Allison's Book Bag

Authors Weekend Ahead!

Posted on: September 23, 2011

Christelow is an author and an artist. For a peek at how she does her artwork, check out How Do You Do The Illustrations? To found out more about these jobs, check out the What Do Authors and Illustrators Do? page on her website. Do you like to write or draw? Do you have a preference?

I haven’t read Christelow’s book yet about illustrators, but tomorrow I’ll post my review of her book about authors. On Sunday, I also hope to post notes and photos about the Plum Creek Literacy Festival, where Eileen Christelow and other authors will present.

One of my favorite lessons to teach during our writing launch at school is based on a mentor text called What Do Authors Do? by Eileen Christelow. As I read parts of this book, I show samples of my own work. I bring in idea notebooks, along with old outlines, drafts, revisions, and even samples of rejection and acceptance letters. It’s fun to talk about the writing process and then to answer questions from writing students.

When I heard that Eileen Christelow was among the featured authors this year at Plum Creek Literacy Festival, I knew that it was time to purchase my own copy of What Do Authors Do? Hopefully, this Saturday, I can hear her speak and get my book autographed.

In the meantime, below is some background info about Eileen Christelow’s start as a writer and illustrator. Check back this weekend for a review of her picture book What Do Authors Do? I also hope to post notes and photos about the festival itself. Save the dates: September 24-25!

Her Start as a Writer: As with many authors, books were a part of life in Eileen Christelow’s family. Her parents read bedtime stories every night to Christelow and her brother. Her parents gave them books on special occasions. And her parents were readers themselves. Her father dipped into books from all topics, along with mysteries, and even comics. He bought the latter as soon as they hit the newsstand, lending them to Christelow and her brother only after he had finished.

Thanks to the the influence of a couple notable English teachers in the upper grades, Christelow wrote stories for her high school magazine and made plans to major in English in college. Unfortunately, freshman English was so tedious that she lost enthusiasm for that idea and instead enrolled in pre-architecture.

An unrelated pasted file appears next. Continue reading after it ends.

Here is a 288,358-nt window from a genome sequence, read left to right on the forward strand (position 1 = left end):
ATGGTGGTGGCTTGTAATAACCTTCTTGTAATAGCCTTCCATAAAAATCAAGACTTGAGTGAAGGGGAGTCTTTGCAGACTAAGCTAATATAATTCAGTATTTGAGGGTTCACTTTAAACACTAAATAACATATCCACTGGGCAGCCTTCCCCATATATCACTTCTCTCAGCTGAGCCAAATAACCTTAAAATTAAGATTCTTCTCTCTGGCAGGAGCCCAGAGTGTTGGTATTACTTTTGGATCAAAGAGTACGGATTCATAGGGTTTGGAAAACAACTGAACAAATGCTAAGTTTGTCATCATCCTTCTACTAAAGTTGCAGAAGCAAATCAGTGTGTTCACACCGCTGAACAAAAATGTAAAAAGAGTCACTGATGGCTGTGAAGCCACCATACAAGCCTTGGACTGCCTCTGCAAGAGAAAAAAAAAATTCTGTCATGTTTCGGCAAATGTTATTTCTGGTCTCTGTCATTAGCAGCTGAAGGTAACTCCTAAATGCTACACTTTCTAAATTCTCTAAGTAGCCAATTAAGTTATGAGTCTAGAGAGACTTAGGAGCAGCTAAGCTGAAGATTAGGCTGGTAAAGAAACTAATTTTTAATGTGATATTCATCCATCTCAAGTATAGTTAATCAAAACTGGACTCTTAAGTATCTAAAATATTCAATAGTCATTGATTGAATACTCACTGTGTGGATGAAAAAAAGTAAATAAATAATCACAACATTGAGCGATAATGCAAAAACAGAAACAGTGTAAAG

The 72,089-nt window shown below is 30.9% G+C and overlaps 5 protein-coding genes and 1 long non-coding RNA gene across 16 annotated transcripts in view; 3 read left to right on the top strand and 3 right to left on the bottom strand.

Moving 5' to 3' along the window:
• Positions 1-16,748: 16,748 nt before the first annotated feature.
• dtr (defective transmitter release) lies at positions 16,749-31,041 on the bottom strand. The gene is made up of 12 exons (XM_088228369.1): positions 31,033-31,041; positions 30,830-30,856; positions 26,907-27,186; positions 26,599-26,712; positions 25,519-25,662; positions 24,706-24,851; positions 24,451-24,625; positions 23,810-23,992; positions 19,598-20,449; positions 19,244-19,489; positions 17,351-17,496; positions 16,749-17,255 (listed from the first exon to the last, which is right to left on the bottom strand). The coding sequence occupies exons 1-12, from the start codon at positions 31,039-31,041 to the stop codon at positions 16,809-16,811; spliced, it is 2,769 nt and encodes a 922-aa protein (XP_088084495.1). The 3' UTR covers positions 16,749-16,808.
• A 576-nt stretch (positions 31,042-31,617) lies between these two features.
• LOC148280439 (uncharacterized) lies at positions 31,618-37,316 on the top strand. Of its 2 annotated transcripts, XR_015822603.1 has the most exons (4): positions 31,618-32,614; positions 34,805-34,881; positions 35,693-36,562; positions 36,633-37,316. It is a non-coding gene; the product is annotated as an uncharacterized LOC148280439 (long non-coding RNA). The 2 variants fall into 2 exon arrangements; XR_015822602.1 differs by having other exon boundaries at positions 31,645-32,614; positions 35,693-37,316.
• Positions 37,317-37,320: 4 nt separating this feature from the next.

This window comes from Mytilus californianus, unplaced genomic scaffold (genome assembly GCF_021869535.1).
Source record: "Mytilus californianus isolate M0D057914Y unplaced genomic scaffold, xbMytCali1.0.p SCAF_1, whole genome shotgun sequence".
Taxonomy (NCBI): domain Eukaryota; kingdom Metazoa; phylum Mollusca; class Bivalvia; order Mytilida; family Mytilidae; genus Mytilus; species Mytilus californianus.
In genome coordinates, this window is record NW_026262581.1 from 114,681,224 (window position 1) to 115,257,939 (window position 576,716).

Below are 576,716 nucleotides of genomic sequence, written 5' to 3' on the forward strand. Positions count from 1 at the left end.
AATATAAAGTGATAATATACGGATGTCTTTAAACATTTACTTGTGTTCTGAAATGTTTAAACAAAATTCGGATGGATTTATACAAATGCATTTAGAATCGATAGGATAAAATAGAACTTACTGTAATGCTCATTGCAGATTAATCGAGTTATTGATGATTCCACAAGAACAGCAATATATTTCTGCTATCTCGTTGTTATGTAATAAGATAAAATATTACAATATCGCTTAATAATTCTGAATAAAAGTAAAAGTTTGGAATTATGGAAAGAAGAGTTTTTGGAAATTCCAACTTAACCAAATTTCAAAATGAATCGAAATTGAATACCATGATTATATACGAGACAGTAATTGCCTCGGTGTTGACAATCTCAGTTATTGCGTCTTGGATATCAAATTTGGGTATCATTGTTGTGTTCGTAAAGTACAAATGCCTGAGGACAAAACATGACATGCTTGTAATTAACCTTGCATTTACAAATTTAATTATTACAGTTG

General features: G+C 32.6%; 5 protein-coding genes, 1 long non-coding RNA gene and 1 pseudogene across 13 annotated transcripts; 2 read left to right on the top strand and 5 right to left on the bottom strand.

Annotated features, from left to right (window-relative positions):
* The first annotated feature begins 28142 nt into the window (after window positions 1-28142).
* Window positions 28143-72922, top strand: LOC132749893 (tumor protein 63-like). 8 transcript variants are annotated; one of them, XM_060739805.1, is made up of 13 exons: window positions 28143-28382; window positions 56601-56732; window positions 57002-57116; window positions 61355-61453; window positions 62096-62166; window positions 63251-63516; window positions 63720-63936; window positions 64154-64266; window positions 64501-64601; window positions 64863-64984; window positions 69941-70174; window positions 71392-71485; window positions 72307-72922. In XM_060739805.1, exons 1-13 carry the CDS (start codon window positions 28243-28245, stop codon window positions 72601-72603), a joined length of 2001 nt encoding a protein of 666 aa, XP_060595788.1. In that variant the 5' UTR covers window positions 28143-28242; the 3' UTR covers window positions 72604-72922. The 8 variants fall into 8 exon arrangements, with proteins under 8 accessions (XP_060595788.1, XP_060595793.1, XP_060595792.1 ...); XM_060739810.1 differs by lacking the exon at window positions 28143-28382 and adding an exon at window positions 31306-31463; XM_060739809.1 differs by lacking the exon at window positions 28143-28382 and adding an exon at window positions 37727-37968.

Everything changed again in her senior college year when Christelow discovered photography. Come back tomorrow to find out what happened next!

Her Start as an Artist: After college, Christelow began photographing buildings for architects and creating photo essays for small magazines on urban life: skid row, Chinatown, inner city schools, political demonstrations. Despite her interest in photograph, she apparently never lost her interest in writing. She began looking at children’s picture books in bookstores and at the library. She even read picture books to neighborhood children. Eventually, she started experimenting with her own stories, illustrating them with photographs or drawings.

Deciding that she wanted to try writing and illustrating picture books, she visited the library once or twice a week and borrowed piles of books to read. She started with an alphabet book, thinking it’d take a few weeks. Two years later, she reached Z! How did she first become published? Come back tomorrow to find out!

Her First Publication: While Christelow earned a living as a photographer and graphic designer, she continued to experiment with picture books. One job required her to design and illustrate a poster about animal camouflage for a science museum. The poster gave her the idea for her first published book: Henry and the Red Stripes.

As a side note, through her father, Christelow developed an interest in television shows with slapstick humor such as Abbot and Costello, Laurel and Hardy, the Marx brothers, and Jackie Gleason. In her online All About, Christelow notes that these shows probably influenced her picture books.

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